The first was the rehabilitation of the Torah world: In the wake of the destruction of European Jewry, the number of yeshiva students was dramatically reduced, and deferment of service was seen as essential to preserving the study of Torah, , which Ben-Gurion regarded as an important cultural, moral, and social asset.
The second force was the need to maintain unity within the nascent Israeli society, particularly in light of the anti-Zionist position adopted by ultra-Orthodox streams and their strong opposition to the establishment of the Zionist state. The fear of a rift, and of the possible negative influence of Haredi circles on critical international decisions regarding the establishment of the state, led to this compromise, along with others-- including the “status quo” agreements on religion and state.
After about a decade, Ben-Gurion himself began to express doubts about the exemption, and the lack of equity of an arrangement that differentiated between yeshiva students “sacrificing themselves for the study of Torah” and other Jewish youths who are literally laying down their lives in defense of the state.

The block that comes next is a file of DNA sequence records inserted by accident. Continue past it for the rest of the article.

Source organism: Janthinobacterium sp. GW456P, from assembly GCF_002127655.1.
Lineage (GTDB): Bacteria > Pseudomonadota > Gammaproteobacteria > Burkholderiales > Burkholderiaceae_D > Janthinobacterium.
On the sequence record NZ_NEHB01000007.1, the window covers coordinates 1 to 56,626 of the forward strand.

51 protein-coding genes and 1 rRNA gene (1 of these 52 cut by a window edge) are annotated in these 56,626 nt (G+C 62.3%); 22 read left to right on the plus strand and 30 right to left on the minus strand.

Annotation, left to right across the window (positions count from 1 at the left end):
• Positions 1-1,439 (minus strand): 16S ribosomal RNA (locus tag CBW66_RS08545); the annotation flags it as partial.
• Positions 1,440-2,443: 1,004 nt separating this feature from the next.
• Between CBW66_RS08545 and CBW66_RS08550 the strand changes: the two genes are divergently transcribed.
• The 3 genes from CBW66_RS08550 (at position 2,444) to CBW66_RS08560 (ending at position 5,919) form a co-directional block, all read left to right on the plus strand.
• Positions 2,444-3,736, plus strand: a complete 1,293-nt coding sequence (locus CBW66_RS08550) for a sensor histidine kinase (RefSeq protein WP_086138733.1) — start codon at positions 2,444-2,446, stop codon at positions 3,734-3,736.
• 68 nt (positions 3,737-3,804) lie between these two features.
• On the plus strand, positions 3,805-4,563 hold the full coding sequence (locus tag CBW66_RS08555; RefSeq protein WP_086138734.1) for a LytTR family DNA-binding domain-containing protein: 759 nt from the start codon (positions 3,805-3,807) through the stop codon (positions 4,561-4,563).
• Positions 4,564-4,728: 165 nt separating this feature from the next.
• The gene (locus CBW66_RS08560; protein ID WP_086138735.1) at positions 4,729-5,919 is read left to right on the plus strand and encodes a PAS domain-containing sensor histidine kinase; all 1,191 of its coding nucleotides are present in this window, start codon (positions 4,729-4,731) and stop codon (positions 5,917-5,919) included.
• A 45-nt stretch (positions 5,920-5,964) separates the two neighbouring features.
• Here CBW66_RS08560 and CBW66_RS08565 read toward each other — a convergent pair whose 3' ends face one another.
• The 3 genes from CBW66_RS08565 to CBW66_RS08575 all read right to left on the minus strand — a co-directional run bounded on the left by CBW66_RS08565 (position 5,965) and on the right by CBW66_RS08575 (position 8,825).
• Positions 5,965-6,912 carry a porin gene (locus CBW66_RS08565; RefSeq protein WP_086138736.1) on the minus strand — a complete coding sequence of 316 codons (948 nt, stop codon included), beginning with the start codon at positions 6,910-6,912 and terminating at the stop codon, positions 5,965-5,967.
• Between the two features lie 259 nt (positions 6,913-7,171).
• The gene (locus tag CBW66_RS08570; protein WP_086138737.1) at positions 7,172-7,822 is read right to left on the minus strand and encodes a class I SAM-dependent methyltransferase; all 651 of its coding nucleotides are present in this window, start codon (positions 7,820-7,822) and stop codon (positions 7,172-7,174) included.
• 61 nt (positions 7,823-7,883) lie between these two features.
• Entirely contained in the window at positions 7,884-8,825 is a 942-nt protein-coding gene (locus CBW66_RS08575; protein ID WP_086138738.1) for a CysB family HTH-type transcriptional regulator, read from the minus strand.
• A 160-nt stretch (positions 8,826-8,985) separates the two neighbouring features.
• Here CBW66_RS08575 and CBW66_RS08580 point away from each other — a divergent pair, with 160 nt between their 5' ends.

In 1958, on the basis of a declared intention to conscript yeshiva students after their period of deferment had run out Shimon Peres, then director-general of the Ministry of Defense, reached an additional agreement with the Yeshiva Council, in charge of Yeshivot in Israel since 1941, on extending the period of deferment and the possibility of providing short, three-month military training (“Stage 2”) to men who choose not to continue their Torah studies. These arrangements were maintained until the mid-1960s. In 1968, 4,700 yeshiva students were awarded a service deferment, and it was then-that Minister of Defense Moshe Dayan ruled that a maximum of 800 Torah students, in full-time study at recognized institutions, could join the deferment scheme each year. These quotas remained in effect until the political “revolution” of 1977, with the rise to power of the Likud party.